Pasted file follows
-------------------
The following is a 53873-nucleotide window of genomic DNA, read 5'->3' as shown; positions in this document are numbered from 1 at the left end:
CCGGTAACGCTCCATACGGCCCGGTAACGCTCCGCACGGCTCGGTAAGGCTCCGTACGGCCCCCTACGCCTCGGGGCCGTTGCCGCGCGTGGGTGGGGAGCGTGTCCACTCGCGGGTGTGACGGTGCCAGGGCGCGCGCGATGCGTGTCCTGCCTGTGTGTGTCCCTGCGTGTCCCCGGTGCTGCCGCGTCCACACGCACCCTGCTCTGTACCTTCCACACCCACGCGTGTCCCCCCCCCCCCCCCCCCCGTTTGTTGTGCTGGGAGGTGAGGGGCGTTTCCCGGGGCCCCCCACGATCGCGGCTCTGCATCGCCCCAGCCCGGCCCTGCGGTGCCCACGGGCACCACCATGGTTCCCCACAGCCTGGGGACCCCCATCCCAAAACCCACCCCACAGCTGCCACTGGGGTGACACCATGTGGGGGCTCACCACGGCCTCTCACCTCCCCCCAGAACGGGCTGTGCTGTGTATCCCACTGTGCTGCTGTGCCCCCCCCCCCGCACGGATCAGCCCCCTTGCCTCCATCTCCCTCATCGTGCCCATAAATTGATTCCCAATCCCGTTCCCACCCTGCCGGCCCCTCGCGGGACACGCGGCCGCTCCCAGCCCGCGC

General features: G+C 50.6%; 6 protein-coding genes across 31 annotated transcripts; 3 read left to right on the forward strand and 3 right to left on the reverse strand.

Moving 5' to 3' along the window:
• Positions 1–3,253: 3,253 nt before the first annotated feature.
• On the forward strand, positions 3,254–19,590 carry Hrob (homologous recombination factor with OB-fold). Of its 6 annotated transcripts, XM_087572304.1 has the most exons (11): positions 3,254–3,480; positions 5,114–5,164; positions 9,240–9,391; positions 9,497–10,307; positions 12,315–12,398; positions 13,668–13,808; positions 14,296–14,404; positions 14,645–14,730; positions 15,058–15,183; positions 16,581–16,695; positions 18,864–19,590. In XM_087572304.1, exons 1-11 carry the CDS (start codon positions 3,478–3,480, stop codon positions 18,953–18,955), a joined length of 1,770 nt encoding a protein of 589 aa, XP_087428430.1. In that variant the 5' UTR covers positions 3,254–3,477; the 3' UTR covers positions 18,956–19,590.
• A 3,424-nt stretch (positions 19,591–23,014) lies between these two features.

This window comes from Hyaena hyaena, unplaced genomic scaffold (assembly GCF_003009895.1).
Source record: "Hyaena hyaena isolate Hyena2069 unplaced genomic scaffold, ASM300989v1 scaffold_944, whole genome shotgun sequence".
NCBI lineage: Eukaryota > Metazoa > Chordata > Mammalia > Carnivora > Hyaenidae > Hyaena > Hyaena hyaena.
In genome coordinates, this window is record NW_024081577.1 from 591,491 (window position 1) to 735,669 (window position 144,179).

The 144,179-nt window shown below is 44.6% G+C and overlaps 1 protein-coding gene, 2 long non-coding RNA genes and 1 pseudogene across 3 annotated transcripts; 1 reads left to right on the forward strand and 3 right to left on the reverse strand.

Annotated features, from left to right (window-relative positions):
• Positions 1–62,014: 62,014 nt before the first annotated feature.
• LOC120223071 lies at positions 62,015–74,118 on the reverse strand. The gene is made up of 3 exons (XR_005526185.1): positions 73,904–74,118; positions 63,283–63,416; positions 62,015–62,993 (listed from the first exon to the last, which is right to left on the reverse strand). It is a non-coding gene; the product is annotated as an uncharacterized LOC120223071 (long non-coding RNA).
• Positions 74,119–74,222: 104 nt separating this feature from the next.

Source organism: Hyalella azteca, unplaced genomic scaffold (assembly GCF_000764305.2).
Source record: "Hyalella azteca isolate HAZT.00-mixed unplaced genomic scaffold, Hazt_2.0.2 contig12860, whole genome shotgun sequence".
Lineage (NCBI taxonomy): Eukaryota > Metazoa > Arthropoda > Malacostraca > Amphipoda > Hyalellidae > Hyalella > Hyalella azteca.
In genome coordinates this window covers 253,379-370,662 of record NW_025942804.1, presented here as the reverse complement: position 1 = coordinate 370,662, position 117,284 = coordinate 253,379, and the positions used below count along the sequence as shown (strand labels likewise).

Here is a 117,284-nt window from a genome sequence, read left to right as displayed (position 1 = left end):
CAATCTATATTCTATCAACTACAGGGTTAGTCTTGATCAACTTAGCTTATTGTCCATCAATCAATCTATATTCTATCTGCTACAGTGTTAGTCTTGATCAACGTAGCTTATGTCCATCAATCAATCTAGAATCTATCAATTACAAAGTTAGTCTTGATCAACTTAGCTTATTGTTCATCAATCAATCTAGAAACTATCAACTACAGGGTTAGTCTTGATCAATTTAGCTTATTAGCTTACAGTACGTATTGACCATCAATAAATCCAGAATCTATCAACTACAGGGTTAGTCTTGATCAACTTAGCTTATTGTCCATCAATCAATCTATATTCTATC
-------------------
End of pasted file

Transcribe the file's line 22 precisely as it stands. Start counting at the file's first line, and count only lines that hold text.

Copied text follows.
CAATCTATATTCTATCAACTACAGGGTTAGTCTTGATCAACTTAGCTTATTGTCCATCAATCAATCTATATTCTATCTGCTACAGTGTTAGTCTTGATCAACGTAGCTTATGTCCATCAATCAATCTAGAATCTATCAATTACAAAGTTAGTCTTGATCAACTTAGCTTATTGTTCATCAATCAATCTAGAAACTATCAACTACAGGGTTAGTCTTGATCAATTTAGCTTATTAGCTTACAGTACGTATTGACCATCAATAAATCCAGAATCTATCAACTACAGGGTTAGTCTTGATCAACTTAGCTTATTGTCCATCAATCAATCTATATTCTATC